With the Open Data movement exploding, this is an opportune time to find out more about it and discuss it. Most major cities in Canada now have open data portals where municipal governments openly and freely release public sector data, such as maps, statistics and other government documents. The federal government is making open data the central focus of is Open Government Initiative in order to increase transparency and citizen participation. Come join us to learn more about this movement!

  • – 2012-01-16 –

    The federal government is presently seeking input from the public on their "Open Government" initative. This consultation covers open data, open information, and open dialogue. The comments from the public will help the government define a new strategy to improve these important facets of an open and transparent government. Today is the last day to submit comments; thus, if you have not already done so, we strongly encourage you to participate in this consultation now. You can simply step through the government's question-by-question online form at open.gc.ca.

    You can view CIPPIC's own suggestions for the government here.  We encourage the government to:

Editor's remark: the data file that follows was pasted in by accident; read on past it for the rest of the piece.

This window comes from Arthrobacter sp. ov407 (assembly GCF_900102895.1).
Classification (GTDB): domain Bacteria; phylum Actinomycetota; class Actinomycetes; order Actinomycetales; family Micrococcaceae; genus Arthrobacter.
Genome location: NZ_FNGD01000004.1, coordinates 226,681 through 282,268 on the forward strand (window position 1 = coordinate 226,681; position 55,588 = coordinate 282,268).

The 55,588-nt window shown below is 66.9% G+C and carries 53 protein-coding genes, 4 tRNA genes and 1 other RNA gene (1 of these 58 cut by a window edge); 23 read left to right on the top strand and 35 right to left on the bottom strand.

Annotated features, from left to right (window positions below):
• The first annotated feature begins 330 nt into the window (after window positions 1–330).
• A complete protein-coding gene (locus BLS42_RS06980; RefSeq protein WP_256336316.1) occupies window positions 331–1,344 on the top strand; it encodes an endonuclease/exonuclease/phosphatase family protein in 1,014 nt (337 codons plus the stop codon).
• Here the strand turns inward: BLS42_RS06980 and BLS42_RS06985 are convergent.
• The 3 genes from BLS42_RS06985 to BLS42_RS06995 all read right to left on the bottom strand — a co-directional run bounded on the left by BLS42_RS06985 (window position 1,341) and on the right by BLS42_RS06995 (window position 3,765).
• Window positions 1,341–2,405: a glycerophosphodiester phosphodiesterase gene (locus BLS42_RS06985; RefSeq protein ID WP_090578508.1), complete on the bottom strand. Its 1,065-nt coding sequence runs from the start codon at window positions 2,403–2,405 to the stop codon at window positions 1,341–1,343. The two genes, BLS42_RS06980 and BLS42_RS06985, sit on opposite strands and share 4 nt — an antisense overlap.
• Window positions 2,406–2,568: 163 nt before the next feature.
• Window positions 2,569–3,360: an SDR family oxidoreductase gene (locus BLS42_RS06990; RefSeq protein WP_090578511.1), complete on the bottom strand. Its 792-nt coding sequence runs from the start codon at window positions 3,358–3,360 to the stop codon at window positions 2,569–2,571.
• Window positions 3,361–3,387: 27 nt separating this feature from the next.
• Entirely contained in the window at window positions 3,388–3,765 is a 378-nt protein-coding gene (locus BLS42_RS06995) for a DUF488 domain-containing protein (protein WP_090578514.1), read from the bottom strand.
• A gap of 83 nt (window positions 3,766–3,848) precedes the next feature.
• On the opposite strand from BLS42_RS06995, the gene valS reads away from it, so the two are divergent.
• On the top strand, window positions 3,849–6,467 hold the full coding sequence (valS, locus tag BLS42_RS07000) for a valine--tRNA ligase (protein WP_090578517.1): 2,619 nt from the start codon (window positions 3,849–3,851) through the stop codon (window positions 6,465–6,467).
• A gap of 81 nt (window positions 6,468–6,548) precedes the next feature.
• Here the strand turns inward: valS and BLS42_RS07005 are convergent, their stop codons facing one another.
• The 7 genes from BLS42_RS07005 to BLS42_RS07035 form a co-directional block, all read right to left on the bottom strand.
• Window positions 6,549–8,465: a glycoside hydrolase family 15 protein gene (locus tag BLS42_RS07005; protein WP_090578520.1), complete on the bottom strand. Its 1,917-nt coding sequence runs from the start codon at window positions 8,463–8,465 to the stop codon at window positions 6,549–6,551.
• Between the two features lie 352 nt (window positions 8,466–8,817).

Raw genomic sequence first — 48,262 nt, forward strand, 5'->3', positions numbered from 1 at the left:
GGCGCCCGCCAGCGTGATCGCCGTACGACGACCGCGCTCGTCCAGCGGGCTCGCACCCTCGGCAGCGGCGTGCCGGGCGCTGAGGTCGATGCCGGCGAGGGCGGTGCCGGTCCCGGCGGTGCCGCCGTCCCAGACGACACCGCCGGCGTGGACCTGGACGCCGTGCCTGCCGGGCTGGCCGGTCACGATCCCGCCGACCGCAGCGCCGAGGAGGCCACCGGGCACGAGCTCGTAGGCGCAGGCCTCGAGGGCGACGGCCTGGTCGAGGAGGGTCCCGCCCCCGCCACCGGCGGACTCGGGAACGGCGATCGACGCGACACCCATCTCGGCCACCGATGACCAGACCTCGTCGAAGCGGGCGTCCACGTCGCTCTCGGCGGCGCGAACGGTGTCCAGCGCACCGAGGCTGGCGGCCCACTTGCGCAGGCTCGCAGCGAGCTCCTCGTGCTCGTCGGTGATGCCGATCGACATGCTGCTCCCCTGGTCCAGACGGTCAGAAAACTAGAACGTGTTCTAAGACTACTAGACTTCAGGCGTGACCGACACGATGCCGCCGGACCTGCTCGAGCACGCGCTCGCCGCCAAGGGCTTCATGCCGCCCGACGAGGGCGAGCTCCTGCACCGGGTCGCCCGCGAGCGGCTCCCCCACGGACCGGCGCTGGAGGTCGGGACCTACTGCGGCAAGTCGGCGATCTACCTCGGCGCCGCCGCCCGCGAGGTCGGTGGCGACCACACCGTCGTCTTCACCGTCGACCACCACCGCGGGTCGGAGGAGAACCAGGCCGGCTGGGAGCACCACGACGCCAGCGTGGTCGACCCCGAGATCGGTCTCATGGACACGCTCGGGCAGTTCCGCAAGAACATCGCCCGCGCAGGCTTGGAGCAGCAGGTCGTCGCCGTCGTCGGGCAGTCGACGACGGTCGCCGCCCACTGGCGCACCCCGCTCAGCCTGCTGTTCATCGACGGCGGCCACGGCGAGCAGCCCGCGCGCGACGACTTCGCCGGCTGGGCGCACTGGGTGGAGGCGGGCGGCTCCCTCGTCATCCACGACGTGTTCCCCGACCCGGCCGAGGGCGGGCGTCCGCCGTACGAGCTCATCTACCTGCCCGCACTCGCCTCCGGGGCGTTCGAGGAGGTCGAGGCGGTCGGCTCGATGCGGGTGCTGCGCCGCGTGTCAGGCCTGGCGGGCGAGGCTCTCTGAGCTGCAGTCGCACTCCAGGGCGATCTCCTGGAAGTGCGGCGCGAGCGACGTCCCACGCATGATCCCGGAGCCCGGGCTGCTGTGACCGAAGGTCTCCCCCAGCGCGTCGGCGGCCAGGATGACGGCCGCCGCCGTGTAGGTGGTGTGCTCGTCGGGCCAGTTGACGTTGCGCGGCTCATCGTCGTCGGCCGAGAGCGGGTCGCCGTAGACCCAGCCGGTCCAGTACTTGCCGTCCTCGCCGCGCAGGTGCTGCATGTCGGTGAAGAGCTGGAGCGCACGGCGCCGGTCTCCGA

• release all data on the data.gc.ca portal under a Creative Commons license, or place it into the public domain;
    • mandate that each government department immediately releases at least several high-value datasets;
    • create a searchable full-text database of all responses to access to information requests;
    • move towards a practice of releasing all public sector data and information as the default policy (and holding back information only where there is a legitimate security of privacy risk); and
    • place all released government documents, reports and other information in a centralized repository and under an open license.
  • – 2011-12-12 –

    Last week, at climate action talks in Durban, Environment Minister Peter Kent complained of a "lack of commitment" on the part of other countries. However, a new Ecojustice report puts Canada's own commitment into serious question with respect to environmental law enforcement.